The animal studies were especially encouraging. Investigators transplanted NMC cells from patients into laboratory mice, which were then given the JQ1 molecule.
"The activity of the molecule was remarkable," says Bradner, who is also an associate member of the Chemical Biology Program at the Broad Institute of Harvard and MIT. "All the mice that received JQ1 lived; all that did not, died."
For now, JQ1's main utility is as a probe for better understanding the biology underlying NUT midline carcinoma. Bradner, Qi and their colleagues are tweaking the molecule to maximize its effectiveness as a BRD4-NUT stopper. Eventually, it, or a similar molecule, could be the basis for the first effective therapy against NMC.
"The disease tends to arise in the chest, head, or neck, along the vertical centerline of the body, with aggressive tumor growth and metastasis," Bradner explains. "Patients may have a brief response to chemotherapy, but they eventually succumb to the spread of the disease."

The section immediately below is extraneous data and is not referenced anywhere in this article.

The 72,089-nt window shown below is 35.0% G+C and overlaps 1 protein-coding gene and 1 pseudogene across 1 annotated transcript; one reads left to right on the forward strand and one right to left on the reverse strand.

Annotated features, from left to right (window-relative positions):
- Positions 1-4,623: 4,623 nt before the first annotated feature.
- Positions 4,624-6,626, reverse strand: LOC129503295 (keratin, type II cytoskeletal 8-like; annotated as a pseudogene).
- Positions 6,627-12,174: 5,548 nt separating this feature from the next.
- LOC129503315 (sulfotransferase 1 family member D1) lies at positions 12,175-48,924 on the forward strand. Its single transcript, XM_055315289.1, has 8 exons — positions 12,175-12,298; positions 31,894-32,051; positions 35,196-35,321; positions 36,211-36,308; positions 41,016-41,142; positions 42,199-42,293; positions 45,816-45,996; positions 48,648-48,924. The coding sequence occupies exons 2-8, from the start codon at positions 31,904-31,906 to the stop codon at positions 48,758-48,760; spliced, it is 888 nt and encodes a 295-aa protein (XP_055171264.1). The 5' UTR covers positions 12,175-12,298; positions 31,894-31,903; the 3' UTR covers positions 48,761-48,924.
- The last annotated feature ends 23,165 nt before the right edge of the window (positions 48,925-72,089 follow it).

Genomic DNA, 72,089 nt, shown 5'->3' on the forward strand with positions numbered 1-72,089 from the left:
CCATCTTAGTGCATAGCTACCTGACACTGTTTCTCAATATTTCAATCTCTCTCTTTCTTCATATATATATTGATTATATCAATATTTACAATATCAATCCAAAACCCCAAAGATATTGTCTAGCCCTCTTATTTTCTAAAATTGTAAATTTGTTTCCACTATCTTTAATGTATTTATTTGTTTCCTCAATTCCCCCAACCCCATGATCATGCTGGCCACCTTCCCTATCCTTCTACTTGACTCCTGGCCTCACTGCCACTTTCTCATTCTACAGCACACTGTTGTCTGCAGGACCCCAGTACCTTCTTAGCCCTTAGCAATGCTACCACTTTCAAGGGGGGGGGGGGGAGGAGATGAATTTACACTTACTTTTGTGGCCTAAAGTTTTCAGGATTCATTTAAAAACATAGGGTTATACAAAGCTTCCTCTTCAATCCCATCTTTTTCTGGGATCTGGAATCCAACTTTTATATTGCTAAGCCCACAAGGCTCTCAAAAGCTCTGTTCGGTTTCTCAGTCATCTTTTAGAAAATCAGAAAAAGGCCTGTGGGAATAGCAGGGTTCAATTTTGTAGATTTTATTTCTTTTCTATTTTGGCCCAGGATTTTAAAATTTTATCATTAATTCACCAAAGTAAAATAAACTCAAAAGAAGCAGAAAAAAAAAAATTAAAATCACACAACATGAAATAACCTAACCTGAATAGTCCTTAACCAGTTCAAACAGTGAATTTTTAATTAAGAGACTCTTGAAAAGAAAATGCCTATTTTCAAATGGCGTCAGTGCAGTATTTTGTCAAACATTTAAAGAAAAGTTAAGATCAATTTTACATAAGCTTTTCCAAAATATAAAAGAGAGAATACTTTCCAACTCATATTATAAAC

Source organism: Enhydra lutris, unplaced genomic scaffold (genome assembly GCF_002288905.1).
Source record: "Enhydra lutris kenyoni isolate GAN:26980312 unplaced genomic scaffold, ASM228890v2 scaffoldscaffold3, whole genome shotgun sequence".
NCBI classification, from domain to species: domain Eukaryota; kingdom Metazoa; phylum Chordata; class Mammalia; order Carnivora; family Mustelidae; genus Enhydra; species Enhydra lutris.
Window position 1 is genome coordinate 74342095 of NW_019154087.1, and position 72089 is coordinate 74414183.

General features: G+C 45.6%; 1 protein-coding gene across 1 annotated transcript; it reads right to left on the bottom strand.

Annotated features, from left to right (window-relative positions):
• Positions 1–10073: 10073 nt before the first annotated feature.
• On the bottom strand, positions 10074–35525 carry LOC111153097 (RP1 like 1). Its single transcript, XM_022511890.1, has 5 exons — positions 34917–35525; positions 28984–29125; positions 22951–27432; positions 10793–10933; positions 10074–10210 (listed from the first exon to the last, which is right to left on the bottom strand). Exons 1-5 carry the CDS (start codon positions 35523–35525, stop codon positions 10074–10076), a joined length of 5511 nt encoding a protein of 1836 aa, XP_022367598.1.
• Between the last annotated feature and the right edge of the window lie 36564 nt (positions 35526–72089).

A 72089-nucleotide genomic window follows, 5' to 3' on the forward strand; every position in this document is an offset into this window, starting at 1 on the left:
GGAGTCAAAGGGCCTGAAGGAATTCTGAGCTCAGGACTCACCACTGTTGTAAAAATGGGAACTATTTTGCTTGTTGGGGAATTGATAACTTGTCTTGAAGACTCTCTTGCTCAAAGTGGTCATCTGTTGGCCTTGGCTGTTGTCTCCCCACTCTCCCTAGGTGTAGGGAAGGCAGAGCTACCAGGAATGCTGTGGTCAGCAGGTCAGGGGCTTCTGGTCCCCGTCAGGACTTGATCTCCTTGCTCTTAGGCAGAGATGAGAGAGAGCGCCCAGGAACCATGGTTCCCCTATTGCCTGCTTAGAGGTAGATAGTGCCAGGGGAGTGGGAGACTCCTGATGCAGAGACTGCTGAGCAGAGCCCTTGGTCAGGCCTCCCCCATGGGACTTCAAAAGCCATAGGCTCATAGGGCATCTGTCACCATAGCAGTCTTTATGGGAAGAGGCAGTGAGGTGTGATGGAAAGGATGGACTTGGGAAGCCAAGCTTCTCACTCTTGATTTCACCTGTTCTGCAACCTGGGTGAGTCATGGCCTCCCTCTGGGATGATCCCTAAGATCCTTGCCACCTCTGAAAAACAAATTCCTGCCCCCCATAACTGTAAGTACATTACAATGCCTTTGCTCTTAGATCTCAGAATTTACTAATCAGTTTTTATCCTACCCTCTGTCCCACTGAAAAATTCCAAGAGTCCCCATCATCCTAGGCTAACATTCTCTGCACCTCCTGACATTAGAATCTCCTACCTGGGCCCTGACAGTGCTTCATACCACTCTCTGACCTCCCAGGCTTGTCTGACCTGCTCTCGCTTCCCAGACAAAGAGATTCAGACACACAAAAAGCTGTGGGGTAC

Unlike most cancers, NMC's tissue of origin isn't known. It is a disease defined entirely by its genetic signature the presence of the translocated gene BRD4-NUT. Prior to its genetic identification by Christopher French, MD, of Brigham and Women's Hospital and a study co-author, NMC wasn't recognized as a distinct disease.
"This research further illustrates the promise of personalized medicine," Bradner remarks, "which is the ability to deliver selected molecules to cancer-causing proteins to stop the cancer process while producing a minimum of residual side effects. The development of JQ1 or similar molecule into a drug may produce the first therapy specifically designed for patients with NMC."
|Contact: Teresa Herbert|
Dana-Farber Cancer Institute